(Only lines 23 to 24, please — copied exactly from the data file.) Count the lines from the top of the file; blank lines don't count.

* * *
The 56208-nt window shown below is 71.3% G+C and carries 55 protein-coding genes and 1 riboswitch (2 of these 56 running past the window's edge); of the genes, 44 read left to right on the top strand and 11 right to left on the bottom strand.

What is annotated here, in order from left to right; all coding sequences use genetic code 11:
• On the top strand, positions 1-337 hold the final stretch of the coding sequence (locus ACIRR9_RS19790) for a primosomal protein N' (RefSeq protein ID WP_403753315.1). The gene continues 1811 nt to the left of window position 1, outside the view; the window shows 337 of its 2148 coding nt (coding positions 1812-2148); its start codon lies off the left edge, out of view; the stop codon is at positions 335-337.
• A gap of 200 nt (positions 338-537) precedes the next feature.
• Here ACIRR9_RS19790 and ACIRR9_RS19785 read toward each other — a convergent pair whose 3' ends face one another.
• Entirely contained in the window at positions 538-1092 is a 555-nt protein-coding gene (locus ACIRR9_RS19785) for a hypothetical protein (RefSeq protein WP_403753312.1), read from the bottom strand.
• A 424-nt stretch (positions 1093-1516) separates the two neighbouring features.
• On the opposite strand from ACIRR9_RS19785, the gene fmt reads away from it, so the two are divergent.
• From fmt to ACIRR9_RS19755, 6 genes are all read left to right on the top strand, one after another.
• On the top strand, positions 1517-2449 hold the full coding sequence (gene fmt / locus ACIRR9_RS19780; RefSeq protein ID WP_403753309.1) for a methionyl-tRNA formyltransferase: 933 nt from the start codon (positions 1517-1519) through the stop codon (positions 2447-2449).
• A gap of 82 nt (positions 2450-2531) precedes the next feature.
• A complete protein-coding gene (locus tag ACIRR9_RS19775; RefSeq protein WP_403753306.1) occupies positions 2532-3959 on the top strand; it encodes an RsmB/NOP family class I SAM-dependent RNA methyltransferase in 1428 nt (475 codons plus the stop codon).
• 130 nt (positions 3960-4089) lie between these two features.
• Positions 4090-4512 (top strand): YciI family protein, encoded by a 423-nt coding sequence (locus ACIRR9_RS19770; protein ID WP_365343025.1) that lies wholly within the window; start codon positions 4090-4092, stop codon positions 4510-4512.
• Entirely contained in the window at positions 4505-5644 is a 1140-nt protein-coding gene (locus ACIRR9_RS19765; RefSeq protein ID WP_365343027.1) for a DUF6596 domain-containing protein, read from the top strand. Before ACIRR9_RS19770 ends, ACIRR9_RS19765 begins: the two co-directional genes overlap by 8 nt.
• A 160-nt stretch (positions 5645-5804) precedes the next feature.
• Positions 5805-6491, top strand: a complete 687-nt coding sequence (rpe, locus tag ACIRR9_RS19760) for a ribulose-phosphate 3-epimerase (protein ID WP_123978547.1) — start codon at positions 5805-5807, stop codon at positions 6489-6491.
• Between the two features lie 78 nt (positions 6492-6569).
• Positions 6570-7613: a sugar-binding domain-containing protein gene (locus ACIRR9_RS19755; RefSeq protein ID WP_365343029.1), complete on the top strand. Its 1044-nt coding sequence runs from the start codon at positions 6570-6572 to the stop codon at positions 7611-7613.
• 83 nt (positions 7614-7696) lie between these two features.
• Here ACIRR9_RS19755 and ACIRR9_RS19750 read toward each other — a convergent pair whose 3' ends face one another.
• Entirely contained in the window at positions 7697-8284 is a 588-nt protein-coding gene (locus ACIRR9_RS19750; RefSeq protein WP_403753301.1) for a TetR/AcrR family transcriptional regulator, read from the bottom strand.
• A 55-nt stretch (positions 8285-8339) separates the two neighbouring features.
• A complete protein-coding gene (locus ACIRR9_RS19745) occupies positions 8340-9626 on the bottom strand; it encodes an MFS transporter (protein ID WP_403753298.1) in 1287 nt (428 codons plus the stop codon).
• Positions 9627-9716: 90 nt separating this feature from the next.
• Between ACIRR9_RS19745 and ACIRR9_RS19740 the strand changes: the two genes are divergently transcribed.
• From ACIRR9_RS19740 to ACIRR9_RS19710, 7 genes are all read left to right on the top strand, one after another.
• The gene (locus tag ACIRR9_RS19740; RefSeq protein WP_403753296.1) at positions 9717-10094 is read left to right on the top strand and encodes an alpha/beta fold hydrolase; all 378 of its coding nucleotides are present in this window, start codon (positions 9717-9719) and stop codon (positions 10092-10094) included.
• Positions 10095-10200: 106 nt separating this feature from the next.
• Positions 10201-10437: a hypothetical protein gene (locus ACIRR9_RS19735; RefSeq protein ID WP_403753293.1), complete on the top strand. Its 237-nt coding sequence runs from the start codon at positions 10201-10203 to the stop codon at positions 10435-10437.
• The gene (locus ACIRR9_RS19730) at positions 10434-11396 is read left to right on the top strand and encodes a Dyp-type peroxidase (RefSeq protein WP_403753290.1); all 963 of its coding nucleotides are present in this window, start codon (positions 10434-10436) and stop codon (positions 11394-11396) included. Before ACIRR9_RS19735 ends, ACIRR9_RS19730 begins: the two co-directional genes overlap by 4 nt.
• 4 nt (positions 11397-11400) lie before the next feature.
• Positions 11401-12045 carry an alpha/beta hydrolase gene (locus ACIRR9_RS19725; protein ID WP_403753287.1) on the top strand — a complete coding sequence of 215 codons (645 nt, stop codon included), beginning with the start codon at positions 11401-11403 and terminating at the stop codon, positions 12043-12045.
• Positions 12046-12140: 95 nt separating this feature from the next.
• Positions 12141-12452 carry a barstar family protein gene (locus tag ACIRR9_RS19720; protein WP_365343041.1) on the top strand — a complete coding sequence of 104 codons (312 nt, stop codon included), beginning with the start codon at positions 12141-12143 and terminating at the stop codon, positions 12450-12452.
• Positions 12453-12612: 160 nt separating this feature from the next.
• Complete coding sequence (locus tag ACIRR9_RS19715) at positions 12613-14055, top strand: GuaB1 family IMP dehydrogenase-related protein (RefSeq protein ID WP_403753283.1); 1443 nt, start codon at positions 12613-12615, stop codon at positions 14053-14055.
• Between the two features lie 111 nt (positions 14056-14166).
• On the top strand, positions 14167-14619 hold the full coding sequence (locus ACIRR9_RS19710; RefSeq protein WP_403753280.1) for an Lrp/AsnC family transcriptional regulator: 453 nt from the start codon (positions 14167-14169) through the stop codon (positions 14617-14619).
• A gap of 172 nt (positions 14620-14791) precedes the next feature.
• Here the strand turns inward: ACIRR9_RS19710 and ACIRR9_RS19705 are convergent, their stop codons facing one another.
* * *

• A 55-nt stretch (positions 8285-8339) separates the two neighbouring features.
• A complete protein-coding gene (locus ACIRR9_RS19745) occupies positions 8340-9626 on the bottom strand; it encodes an MFS transporter (protein ID WP_403753298.1) in 1287 nt (428 codons plus the stop codon).